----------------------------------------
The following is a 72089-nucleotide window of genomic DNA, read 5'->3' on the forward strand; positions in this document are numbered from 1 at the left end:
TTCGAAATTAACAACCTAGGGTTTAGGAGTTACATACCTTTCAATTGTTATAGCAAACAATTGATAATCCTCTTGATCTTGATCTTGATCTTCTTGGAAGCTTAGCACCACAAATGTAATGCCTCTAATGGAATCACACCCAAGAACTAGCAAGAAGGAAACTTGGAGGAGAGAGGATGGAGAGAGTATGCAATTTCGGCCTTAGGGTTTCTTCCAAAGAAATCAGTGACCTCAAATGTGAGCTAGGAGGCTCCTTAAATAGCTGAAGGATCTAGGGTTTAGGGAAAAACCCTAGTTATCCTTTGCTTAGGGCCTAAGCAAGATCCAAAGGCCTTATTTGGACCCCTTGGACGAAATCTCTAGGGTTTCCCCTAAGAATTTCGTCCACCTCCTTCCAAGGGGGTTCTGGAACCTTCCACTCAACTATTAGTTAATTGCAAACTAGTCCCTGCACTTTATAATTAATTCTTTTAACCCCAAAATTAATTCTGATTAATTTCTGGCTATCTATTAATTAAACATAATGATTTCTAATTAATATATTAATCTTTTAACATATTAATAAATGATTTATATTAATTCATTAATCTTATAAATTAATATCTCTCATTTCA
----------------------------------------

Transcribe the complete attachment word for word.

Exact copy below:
The following is a 72089-nucleotide window of genomic DNA, read 5'->3' on the forward strand; positions in this document are numbered from 1 at the left end:
TTCGAAATTAACAACCTAGGGTTTAGGAGTTACATACCTTTCAATTGTTATAGCAAACAATTGATAATCCTCTTGATCTTGATCTTGATCTTCTTGGAAGCTTAGCACCACAAATGTAATGCCTCTAATGGAATCACACCCAAGAACTAGCAAGAAGGAAACTTGGAGGAGAGAGGATGGAGAGAGTATGCAATTTCGGCCTTAGGGTTTCTTCCAAAGAAATCAGTGACCTCAAATGTGAGCTAGGAGGCTCCTTAAATAGCTGAAGGATCTAGGGTTTAGGGAAAAACCCTAGTTATCCTTTGCTTAGGGCCTAAGCAAGATCCAAAGGCCTTATTTGGACCCCTTGGACGAAATCTCTAGGGTTTCCCCTAAGAATTTCGTCCACCTCCTTCCAAGGGGGTTCTGGAACCTTCCACTCAACTATTAGTTAATTGCAAACTAGTCCCTGCACTTTATAATTAATTCTTTTAACCCCAAAATTAATTCTGATTAATTTCTGGCTATCTATTAATTAAACATAATGATTTCTAATTAATATATTAATCTTTTAACATATTAATAAATGATTTATATTAATTCATTAATCTTATAAATTAATATCTCTCATTTCA